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Statement on Singapore’s Zika situation: We remain a safe travel destination and our visitors’ well-being and health are our top priority.

Begin your day with kaya toast – toasted bread with butter and kaya, a sweet jam made from eggs, coconut milk and pandan leaves, spread on. Locals swear by Chin Mee Chin Confectionery on East Coast Road, set in a charming, old shophouse.

While you’re in the Katong neighbourhood, home to the Peranakan (Straits Chinese) community, look for kueh pie tee (deep-fried pastry cups filled with shredded turnip) at Peranakan establishments Glory Catering and Casa Bom Vento.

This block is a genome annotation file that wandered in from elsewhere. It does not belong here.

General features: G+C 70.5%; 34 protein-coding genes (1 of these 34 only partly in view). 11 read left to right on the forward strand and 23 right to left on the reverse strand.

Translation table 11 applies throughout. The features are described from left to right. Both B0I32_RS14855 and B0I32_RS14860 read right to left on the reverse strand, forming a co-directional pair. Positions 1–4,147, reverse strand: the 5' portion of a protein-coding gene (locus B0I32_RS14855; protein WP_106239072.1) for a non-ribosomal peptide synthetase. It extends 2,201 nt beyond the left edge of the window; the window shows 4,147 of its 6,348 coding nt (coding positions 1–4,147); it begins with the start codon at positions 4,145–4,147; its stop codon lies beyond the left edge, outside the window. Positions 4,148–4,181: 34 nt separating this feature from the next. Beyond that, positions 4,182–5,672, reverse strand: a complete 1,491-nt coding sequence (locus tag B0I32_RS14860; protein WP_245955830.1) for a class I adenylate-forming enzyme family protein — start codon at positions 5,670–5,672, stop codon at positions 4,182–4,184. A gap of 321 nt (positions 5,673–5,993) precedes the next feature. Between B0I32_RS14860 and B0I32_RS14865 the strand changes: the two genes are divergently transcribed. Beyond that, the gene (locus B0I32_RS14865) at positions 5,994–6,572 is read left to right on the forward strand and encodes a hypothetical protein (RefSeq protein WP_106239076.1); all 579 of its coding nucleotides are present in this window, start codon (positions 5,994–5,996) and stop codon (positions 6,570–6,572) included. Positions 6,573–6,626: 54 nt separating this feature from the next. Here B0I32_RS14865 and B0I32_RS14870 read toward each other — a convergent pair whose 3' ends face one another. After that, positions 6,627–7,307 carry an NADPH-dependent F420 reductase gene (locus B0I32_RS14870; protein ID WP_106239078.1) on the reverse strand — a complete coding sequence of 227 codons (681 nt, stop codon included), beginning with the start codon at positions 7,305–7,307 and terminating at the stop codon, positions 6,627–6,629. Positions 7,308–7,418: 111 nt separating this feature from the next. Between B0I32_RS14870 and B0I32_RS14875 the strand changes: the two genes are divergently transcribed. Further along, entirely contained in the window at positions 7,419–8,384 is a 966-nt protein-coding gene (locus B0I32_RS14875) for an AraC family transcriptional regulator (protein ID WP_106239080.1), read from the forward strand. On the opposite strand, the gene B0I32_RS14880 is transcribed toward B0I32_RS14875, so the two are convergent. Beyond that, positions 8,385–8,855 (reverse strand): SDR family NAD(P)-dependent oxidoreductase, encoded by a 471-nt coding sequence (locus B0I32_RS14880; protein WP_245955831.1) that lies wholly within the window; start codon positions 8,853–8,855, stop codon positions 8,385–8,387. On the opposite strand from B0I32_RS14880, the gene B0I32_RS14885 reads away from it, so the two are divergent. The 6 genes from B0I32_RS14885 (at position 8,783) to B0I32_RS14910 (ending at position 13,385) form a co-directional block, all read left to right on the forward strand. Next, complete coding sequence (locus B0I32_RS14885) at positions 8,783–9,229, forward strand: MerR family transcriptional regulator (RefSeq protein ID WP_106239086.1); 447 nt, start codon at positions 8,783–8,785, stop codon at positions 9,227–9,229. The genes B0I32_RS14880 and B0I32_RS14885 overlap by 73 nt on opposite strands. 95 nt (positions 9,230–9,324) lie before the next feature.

Don’t miss laksa either, a rich concoction of rice noodles, bean curd puffs, prawns and cockles in a spicy gravy. Dig in at 328 Katong Laksa, for one of the most sought-after versions in town.

Then head to Chinatown for the popular chicken rice. Visit the famous Tian Tian Hainanese Chicken Rice at Maxwell Food Centre for a stellar example.

Another must-try is char kway teow: rice noodles stir-fried with eggs, cockles and Chinese pork sausage. Fried Kway Teow, the name of a stall at Amoy Street Food Centre, a short walk from Maxwell Food Centre, cooks this dish to perfection.

Next are staples of the Malay and Indian community: roti prata and nasi lemak. Roti prata is a South Indian flat bread that’s served with curry. Try it at Spize at River Valley Road – its range is impressive and, as a bonus, it opens till late.

End your journey with nasi lemak, rice infused with coconut milk and served with dishes like deep-fried chicken wings. Located minutes away from the airport, Changi Village Food Centre has at least five stalls selling their version: Try Mizzy’s Corner or HJH Salbiah Muslim Food.